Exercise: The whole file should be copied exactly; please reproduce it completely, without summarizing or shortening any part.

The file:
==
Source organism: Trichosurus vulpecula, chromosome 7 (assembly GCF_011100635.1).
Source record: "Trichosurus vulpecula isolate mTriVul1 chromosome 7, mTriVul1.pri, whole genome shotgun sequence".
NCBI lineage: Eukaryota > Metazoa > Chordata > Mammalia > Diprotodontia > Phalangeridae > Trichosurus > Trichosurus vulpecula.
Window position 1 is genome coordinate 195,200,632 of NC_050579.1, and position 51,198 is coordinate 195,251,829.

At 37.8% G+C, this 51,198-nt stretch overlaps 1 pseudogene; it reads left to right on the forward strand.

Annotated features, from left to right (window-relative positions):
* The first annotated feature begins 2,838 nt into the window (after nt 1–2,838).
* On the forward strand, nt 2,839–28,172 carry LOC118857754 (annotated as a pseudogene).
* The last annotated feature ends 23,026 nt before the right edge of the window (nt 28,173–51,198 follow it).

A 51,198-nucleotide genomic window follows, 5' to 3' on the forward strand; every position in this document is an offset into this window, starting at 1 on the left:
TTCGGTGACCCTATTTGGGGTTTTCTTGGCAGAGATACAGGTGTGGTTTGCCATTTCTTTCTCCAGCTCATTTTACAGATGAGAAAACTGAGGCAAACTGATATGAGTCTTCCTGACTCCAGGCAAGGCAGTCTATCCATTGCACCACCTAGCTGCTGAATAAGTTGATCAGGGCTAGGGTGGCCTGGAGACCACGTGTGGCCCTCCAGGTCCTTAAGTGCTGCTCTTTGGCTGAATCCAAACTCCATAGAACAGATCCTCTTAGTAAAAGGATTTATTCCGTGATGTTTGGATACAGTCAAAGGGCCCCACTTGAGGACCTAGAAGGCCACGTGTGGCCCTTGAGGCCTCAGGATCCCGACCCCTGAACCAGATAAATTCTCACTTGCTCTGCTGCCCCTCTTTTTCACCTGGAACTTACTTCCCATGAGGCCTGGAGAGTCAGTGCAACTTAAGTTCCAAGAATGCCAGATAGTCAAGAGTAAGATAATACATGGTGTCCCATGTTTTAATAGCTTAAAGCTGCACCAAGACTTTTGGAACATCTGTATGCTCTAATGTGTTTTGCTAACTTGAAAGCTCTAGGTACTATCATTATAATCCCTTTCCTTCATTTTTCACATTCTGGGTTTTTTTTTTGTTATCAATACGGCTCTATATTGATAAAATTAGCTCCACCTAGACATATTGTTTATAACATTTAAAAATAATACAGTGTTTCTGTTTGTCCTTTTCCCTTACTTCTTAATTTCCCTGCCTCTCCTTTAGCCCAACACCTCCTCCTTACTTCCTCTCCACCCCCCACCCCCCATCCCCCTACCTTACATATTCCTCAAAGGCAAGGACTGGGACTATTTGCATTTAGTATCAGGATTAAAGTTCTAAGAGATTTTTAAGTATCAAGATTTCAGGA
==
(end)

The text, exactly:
Source organism: Trichosurus vulpecula, chromosome 7 (assembly GCF_011100635.1).
Source record: "Trichosurus vulpecula isolate mTriVul1 chromosome 7, mTriVul1.pri, whole genome shotgun sequence".
NCBI lineage: Eukaryota > Metazoa > Chordata > Mammalia > Diprotodontia > Phalangeridae > Trichosurus > Trichosurus vulpecula.
Window position 1 is genome coordinate 195,200,632 of NC_050579.1, and position 51,198 is coordinate 195,251,829.

At 37.8% G+C, this 51,198-nt stretch overlaps 1 pseudogene; it reads left to right on the forward strand.

Annotated features, from left to right (window-relative positions):
* The first annotated feature begins 2,838 nt into the window (after nt 1–2,838).
* On the forward strand, nt 2,839–28,172 carry LOC118857754 (annotated as a pseudogene).
* The last annotated feature ends 23,026 nt before the right edge of the window (nt 28,173–51,198 follow it).

A 51,198-nucleotide genomic window follows, 5' to 3' on the forward strand; every position in this document is an offset into this window, starting at 1 on the left:
TTCGGTGACCCTATTTGGGGTTTTCTTGGCAGAGATACAGGTGTGGTTTGCCATTTCTTTCTCCAGCTCATTTTACAGATGAGAAAACTGAGGCAAACTGATATGAGTCTTCCTGACTCCAGGCAAGGCAGTCTATCCATTGCACCACCTAGCTGCTGAATAAGTTGATCAGGGCTAGGGTGGCCTGGAGACCACGTGTGGCCCTCCAGGTCCTTAAGTGCTGCTCTTTGGCTGAATCCAAACTCCATAGAACAGATCCTCTTAGTAAAAGGATTTATTCCGTGATGTTTGGATACAGTCAAAGGGCCCCACTTGAGGACCTAGAAGGCCACGTGTGGCCCTTGAGGCCTCAGGATCCCGACCCCTGAACCAGATAAATTCTCACTTGCTCTGCTGCCCCTCTTTTTCACCTGGAACTTACTTCCCATGAGGCCTGGAGAGTCAGTGCAACTTAAGTTCCAAGAATGCCAGATAGTCAAGAGTAAGATAATACATGGTGTCCCATGTTTTAATAGCTTAAAGCTGCACCAAGACTTTTGGAACATCTGTATGCTCTAATGTGTTTTGCTAACTTGAAAGCTCTAGGTACTATCATTATAATCCCTTTCCTTCATTTTTCACATTCTGGGTTTTTTTTTTGTTATCAATACGGCTCTATATTGATAAAATTAGCTCCACCTAGACATATTGTTTATAACATTTAAAAATAATACAGTGTTTCTGTTTGTCCTTTTCCCTTACTTCTTAATTTCCCTGCCTCTCCTTTAGCCCAACACCTCCTCCTTACTTCCTCTCCACCCCCCACCCCCCATCCCCCTACCTTACATATTCCTCAAAGGCAAGGACTGGGACTATTTGCATTTAGTATCAGGATTAAAGTTCTAAGAGATTTTTAAGTATCAAGATTTCAGGA